NASA launches a satellite built by USU students

NASA launches a satellite built by USU students

The project is part of NASA’s CubeSat launch initiative, a grant to help universities and non-profit organizations conduct experiments.

After the satellite passed all of NASA’s safety and quality standards, the launch costs were covered by NASA.

The purpose of the satellite is to test this boom technology on a small scale, to see if it could help to stabilize the orbits of larger objects.

The satellite, known as the Get Away Special Passive Attitude Control Satellite, or GASPACS, is a four-inch cube, equipped with a small camera and an inflatable boom.

Story Highlights

  • On Dec. 20, before the sun was up, members of the Get Away Special team, or GAS, at Utah State University were watching the launch of a rocket into space carrying a satellite they had built and designed entirely themselves.

  • According to the team’s website, USU is responsible for designing and constructing the satellite, along with the associated costs.

Professor Jan Sojka, head of the physics department, has been working with the team as an advisor since 1978.

According to him, his job is to make sure the team doesn’t try to do anything too dangerous.

“I try to provide an environment for these enthusiastic students who want to build things, and I make sure they don’t spend too much money, and I try to keep them safe,” Sojka said. “These students have gone beyond what they would be learning in their classes, so my job isn’t to mentor them in that specific way but to provide an opportunity for them to learn these things themselves.” The team’s proposal was approved in 2014, and students have come and gone in the nearly eight years that the project has taken.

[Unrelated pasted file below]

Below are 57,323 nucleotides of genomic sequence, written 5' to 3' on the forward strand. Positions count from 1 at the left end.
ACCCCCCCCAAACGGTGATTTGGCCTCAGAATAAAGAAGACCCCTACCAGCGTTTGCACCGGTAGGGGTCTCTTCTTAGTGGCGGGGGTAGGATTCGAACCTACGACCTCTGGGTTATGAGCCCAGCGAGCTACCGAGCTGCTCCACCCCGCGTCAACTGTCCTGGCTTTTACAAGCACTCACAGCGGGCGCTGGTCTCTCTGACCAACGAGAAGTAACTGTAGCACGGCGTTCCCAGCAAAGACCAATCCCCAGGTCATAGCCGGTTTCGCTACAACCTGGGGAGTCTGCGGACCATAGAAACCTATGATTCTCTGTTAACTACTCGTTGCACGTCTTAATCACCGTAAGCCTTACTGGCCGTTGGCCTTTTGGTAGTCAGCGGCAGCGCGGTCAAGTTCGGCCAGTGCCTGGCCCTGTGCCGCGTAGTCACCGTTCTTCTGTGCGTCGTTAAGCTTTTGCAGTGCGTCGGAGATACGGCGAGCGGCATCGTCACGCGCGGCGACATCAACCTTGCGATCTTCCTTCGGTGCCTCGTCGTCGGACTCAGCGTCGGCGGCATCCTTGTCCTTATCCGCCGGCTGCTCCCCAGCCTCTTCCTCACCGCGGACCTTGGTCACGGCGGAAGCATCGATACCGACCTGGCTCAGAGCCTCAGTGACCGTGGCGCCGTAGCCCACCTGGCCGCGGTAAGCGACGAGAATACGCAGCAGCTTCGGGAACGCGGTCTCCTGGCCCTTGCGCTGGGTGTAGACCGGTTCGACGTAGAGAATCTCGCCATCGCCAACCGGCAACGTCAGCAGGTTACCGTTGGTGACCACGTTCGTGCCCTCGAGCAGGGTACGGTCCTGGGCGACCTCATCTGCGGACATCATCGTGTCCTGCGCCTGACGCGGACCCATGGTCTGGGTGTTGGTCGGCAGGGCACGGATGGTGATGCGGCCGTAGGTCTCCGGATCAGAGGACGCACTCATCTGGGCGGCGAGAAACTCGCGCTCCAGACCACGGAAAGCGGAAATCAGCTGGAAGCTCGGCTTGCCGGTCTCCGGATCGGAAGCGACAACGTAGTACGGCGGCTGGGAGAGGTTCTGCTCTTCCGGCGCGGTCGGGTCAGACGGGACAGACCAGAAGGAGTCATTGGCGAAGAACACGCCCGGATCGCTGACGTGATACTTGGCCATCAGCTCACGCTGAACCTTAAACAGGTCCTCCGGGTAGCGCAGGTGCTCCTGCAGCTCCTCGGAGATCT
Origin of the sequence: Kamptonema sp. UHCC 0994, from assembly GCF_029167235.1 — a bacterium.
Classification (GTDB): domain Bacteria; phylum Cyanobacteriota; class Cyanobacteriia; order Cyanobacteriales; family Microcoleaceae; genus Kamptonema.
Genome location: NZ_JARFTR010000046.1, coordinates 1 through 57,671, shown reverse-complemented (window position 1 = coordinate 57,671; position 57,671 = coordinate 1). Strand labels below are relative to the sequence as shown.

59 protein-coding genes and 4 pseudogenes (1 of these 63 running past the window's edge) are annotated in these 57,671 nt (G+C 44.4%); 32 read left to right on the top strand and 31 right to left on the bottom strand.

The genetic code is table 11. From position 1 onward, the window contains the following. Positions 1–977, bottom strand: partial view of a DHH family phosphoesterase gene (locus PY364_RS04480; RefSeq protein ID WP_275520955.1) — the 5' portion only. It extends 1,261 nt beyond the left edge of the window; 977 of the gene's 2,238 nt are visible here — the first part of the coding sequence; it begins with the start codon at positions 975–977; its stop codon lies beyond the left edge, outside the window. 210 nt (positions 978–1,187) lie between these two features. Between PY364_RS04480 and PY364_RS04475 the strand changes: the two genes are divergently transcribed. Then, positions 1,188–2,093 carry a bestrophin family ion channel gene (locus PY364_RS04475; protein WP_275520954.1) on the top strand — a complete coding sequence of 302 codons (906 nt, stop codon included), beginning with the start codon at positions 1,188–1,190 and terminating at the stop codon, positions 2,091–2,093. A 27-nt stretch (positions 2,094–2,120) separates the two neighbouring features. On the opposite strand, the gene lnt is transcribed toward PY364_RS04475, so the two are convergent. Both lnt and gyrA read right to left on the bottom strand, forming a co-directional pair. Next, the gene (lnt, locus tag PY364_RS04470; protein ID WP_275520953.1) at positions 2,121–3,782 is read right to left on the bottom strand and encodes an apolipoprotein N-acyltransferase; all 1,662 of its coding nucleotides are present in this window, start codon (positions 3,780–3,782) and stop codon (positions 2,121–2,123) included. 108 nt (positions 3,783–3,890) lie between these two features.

“Therein lies the fun of the whole thing,” Sojka said “Not every student is able to see something fly in the three or four years they are on the team, but they are able to learn and interact as a group. Not necessarily launch something but work hard and actually learn about the technology by speaking with NASA engineers or aerospace engineers.” There are 20-30 active members on the GAS team, all undergrads.

They are currently led by senior Jack Danos. After he graduates, the team will be taken over by former mechanical team leader, Carter Page. According to Page, his experience on the team has been extremely valuable.

And now that the launch was deemed successful, the students are waiting to communicate with the satellite. It will be ejected from the International Space Station and complete a couple of orbits before it passes over Cache Valley.

Students on the team learned through hands-on experience of testing and designing the satellite, as well as getting advice from NASA and other aerospace engineers. “The hardest part about building these satellites is there’s a lot of questions that aren’t easily answered,” Page said. “One of the most rewarding things and one of the most challenging things is trying and testing different solutions to find those answers.”